Adam Gopnik’s post on April 19 in the New Yorker, Dzhokhar Tsarnaev, Lost and Found, is the perfect introduction to this entry. Only a journalist with long experience and the required background on how the security forces operate in times of crisis like a terrorist attack can dissect as he does the three main information roles involved in these situations and qualify coherently each of them.
The incomparable A. J. Liebling wrote once that there are three kinds of journalists: the reporter, who says what he’s seen; the interpretive reporter, who says what he thinks is the meaning of what he’s seen; and the expert, who says what he thinks is the meaning of what he hasn’t seen. The first two—reporters and interpretive reporters—have been largely undermined by economics and incuriosity. But the third category never stops growing. We are now a nation of experts, with millions of people who know the meaning of everything that they haven’t actually experienced.
There are still paradoxes and ironies, surprising heroes and unexpected goats in the new reign. Sometimes the professional experts really are undone by the amateurs. Waking up at six-thirty on Friday morning and hearing what had happened in the night, I followed my own generational instincts, honed on Vietnam and Watergate and the Gulf War, and turned on the television to see the usual stern-jawed “terrorism experts” being stern, scary, and obviously not knowing what the hell they were talking about. Within an hour, with the help of my eighteen-year-old, who insisted on turning from television toward the Web, we had the Tsarnaev brothers’ names, school history, wrestling involvement, vKontakte (Russian Facebook) pages, YouTube videos, and boxing photos.
And we already had a glimpse of how this might be a tragedy of assimilation and its discontents. A well-liked student at a good public school, a Golden Gloves boxer—somehow they had transformed their souls in ways that made it possible for them to casually drop devices meant to rip human flesh apart next to an eight-year-old boy and his family. Of course, the pseudo-expertise of the official experts was more than matched by the pseudo-expertise of the amateurs. The night before, the attempt to hang this thing on a poor—and still missing—Indian-American student at Brown, had been crazy, not to mention libelous, not to mention heartbreaking to his family.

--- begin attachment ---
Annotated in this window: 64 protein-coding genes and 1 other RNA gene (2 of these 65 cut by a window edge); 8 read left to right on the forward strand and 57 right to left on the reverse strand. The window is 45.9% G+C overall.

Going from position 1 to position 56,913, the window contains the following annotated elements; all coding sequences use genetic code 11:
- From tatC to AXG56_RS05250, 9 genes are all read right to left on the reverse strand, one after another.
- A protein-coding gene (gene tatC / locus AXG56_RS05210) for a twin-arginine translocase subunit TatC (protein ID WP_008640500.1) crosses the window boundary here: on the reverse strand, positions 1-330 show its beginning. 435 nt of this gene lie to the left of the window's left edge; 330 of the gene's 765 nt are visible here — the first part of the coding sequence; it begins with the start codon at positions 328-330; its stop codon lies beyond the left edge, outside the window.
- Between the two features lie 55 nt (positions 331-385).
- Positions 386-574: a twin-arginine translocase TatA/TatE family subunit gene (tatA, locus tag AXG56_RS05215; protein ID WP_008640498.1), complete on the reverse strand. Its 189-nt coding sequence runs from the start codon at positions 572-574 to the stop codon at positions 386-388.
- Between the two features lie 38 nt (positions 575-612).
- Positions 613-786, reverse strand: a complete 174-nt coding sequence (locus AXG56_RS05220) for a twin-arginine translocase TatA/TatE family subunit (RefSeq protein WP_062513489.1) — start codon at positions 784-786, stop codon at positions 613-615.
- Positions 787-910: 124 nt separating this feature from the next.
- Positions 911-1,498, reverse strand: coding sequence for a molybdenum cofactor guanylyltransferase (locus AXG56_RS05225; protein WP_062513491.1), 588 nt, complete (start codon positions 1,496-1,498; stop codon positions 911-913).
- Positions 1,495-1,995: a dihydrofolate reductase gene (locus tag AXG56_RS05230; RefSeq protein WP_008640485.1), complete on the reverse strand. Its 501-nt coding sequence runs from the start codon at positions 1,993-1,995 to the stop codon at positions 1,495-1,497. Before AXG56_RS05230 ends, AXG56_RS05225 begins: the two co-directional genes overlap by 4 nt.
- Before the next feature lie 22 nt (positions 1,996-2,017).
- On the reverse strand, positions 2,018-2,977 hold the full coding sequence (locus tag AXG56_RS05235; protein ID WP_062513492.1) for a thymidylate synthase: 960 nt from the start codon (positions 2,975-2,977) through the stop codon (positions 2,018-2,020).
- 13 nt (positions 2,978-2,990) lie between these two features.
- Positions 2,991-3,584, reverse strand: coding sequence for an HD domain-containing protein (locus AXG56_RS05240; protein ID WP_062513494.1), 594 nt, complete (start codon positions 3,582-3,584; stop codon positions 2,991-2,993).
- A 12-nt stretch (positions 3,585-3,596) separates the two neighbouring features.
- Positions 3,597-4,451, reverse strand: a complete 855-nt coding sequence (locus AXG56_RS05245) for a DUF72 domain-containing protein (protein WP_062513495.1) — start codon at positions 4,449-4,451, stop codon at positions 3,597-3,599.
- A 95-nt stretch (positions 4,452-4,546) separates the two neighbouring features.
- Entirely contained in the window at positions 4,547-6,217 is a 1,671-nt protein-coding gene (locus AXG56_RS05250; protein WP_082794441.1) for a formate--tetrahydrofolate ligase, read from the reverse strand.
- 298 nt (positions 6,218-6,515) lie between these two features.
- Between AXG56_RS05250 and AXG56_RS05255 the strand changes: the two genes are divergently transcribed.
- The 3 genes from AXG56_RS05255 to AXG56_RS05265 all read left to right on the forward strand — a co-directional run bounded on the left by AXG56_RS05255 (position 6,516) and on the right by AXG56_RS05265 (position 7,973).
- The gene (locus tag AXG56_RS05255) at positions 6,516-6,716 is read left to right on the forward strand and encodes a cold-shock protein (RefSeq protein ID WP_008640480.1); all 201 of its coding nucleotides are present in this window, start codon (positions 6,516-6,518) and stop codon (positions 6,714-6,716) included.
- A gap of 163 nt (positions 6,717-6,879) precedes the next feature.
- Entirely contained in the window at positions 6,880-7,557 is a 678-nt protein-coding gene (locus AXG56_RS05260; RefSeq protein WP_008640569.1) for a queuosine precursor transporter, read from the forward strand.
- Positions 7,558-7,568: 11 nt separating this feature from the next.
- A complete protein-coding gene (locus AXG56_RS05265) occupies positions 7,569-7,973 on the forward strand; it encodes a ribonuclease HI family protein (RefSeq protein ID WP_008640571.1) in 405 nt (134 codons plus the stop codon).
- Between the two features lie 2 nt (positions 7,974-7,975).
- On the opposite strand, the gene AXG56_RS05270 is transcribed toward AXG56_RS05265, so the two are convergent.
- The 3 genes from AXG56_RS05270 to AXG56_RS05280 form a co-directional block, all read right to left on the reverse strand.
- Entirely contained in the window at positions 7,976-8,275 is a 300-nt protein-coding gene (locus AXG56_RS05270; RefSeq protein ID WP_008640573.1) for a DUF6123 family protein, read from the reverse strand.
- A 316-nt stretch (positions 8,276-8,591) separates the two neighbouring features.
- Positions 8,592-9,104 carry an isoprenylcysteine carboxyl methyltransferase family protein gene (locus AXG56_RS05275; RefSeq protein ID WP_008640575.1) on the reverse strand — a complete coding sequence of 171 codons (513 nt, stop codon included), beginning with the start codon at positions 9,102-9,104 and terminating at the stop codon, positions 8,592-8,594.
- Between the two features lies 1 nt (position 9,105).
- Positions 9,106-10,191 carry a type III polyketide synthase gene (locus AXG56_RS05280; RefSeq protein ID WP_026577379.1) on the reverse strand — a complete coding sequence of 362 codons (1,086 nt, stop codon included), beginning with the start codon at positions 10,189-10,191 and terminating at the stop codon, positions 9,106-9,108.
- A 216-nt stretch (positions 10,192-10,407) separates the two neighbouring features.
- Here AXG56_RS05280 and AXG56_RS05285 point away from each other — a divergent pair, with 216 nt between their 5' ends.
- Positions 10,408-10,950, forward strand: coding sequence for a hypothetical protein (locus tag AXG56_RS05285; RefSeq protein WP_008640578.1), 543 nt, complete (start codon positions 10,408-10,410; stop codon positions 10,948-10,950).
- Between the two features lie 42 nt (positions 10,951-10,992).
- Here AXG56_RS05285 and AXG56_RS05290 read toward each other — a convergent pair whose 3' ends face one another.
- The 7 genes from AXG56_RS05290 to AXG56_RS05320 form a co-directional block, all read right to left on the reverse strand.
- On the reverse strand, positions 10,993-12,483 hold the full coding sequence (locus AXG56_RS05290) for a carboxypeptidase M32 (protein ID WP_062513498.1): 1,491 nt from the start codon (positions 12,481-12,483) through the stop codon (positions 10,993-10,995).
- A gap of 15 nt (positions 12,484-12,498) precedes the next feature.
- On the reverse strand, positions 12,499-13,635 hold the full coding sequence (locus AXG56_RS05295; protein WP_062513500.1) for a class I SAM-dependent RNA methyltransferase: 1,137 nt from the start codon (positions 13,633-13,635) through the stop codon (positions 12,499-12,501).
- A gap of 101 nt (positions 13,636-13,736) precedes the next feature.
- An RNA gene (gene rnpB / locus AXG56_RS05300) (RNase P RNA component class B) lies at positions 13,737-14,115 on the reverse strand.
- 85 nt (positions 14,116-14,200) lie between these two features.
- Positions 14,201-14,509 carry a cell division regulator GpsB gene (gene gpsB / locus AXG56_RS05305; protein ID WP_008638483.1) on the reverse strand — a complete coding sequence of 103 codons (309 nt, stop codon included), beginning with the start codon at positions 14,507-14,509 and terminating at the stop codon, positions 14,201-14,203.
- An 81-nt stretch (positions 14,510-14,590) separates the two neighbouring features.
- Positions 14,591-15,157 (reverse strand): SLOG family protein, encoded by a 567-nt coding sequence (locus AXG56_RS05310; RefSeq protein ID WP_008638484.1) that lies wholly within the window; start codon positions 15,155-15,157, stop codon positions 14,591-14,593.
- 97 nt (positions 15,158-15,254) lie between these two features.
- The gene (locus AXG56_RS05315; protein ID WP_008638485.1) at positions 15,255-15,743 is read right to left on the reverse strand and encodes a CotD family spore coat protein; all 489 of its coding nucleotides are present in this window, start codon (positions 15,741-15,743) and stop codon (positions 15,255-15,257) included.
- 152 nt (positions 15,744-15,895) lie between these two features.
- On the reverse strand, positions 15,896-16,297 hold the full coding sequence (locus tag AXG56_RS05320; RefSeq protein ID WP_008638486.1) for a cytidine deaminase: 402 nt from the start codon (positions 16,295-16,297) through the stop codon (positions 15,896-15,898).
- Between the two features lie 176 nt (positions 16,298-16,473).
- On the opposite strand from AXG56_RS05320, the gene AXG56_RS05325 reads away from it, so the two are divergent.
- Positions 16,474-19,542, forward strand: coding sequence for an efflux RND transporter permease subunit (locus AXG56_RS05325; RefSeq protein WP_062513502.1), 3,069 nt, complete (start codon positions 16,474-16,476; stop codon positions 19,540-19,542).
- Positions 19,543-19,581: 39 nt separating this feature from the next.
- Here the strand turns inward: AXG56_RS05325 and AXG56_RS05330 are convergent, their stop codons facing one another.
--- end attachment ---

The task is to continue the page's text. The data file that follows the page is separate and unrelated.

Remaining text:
However the details turn out, this is certainly a tragic story about America far more than it is a tale about the exotic elsewhere... more
Related in the New Yorker
“Boston bombings: social media spirals out of control”. The headline tells it all. Ken Bensinger and Andrea Chang report in LAT on April 20 is an unmitigated ticking-off the Web for the “sleuths casting suspition on innocent people and spreading bad tips and paranoia” on the Boston blasts.
Monday’s bombings, the first major terrorist attack on American soil in the age of smartphones, Twitter and Facebook, provided an opportunity for everyone to get involved. Within seconds of the first explosion, the Internet was alive with the collective ideas and reactions of the masses.
But this watershed moment for social media quickly spiraled out of control. Legions of Web sleuths cast suspicion on at least four innocent people, spread innumerable bad tips and heightened the sense of panic and paranoia.
“This is one of the most alarming social media events of our time,” said Siva Vaidhyanathan, a media studies professor at the University of Virginia. “We’re really good at uploading images and unleashing amateurs, but we’re not good with the social norms that would protect the innocent.”
Even as first responders were struggling to tend to the needs of the three killed and more than 170 injured in the Boston Marathon blasts, Web forums were cranking out rumors that there had been four bombs instead of two, that an area library had been targeted and that the death count was well over a dozen… more
Related in LATIMES
Reading its Public Editor Margart Sullivan’s twitt on April 20 selling her next day’s post on the subject, no doubt.
The New York Times @nytimes: A Model of Restraint in the Race for News By Margaret Sullivan @Sulliview On speed, accuracy & graphic photos — an early look at my Sunday column on Boston coverage in @nytimeshttp://www.nytimes.com/2013/04/21/public-editor/a-model-of-restraint-in-the-race-for-news.html?_r=1& …#journalism